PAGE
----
SB 1238 (Price) (Chapter 655, Statutes of 2012) “expanded upon AB 619 by adding additional requirements to school credit hours and the examination and training requirements for purposes of certification; the grounds for suspension, denial or revocation of certification of the certificate holder; the sharing of information between local law enforcement and CAMTC; the responsibility of owner/operators of massage businesses for conduct of employees or their independent contractors and
background checks of owner/operators; and the ability of local government to restrict the operation of massage businesses involved in prior criminal activity.” From 2015 Presentation: Massage Regulation And Restoration Of Local Land Use Authority (PDF)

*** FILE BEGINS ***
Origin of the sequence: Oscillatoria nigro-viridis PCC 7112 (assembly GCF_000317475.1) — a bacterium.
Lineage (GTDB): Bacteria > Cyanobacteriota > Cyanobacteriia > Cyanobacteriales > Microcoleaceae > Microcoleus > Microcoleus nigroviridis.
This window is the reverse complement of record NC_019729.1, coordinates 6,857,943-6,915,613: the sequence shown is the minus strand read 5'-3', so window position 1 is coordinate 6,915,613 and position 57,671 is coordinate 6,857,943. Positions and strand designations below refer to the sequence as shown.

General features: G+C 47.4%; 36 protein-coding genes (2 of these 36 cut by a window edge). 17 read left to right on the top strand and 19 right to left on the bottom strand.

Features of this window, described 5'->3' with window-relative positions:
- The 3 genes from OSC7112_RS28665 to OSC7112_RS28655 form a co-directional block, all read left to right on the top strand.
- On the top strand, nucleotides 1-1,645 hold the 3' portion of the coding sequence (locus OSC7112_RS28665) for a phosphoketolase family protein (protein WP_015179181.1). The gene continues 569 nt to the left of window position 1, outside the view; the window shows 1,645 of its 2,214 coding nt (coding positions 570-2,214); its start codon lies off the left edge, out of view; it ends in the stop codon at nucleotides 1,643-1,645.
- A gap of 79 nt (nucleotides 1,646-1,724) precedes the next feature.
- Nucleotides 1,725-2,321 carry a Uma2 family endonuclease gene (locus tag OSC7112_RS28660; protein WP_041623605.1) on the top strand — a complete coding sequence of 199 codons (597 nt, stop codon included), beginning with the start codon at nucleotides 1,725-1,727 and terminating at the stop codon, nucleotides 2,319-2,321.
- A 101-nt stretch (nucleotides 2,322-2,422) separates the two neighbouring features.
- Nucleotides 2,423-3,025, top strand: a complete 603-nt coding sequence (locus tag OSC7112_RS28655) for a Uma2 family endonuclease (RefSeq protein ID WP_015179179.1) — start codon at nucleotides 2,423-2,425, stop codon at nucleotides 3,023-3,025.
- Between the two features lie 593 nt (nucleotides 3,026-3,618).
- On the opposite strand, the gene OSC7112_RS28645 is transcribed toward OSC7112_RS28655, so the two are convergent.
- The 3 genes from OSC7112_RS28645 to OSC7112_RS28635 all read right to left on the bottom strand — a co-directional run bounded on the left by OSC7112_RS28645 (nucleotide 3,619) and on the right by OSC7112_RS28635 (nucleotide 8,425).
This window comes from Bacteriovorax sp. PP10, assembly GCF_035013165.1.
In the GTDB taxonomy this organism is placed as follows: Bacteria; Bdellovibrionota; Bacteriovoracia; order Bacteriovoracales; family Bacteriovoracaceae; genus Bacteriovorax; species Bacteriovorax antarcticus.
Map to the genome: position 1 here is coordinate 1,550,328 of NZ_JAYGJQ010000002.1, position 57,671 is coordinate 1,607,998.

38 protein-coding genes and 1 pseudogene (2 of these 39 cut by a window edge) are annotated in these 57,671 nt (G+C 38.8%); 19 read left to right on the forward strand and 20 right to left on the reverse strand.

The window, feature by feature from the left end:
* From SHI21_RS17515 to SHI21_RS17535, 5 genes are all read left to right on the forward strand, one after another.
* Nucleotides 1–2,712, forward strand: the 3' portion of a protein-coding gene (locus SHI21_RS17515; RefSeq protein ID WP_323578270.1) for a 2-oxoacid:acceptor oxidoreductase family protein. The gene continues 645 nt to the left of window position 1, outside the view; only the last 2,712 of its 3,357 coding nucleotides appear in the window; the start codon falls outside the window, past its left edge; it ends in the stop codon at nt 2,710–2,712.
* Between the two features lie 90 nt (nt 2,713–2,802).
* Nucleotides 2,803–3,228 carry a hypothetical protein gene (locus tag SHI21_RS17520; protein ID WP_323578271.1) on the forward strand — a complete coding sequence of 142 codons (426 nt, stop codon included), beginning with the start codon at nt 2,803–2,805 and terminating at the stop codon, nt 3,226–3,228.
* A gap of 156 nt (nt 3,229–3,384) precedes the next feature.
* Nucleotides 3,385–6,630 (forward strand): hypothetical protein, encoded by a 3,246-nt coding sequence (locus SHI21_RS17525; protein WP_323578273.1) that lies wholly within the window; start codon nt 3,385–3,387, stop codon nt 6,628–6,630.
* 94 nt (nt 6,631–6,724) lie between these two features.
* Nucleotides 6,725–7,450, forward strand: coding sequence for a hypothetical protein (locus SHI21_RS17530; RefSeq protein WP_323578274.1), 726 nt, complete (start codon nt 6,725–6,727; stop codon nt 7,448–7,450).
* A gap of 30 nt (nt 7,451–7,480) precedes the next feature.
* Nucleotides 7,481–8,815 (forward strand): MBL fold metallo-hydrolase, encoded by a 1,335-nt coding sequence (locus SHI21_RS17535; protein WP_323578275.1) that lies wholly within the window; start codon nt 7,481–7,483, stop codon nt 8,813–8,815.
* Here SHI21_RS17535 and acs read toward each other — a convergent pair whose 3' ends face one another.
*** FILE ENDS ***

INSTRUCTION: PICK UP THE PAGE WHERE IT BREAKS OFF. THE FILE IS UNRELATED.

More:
AB 1147: The bill, signed into law in 2014, which significantly altered the terms of the Massage
therapy Act, returning significant land use and establishment authority to local jurisdictions.
Land Use Authority: The power to regulate the terms and locations in which massage establishments are allowed to open.
Business regulation authority: The power to regulate (in our particular case) the terms under
which massage establishments are allowed to operate in a city or county, from permitting of the
business to health and safety requirements.
2015 Presentation: Massage Regulation And Restoration Of Local Land Use Authority (PDF) Under AB 1147 May 6, 2015 . Natalie C. Karpeles, Deputy City Attorney, Lomita, Malibu and Palos Verdes Estates Patrick Q. Sullivan, Assistant City Attorney, Torrance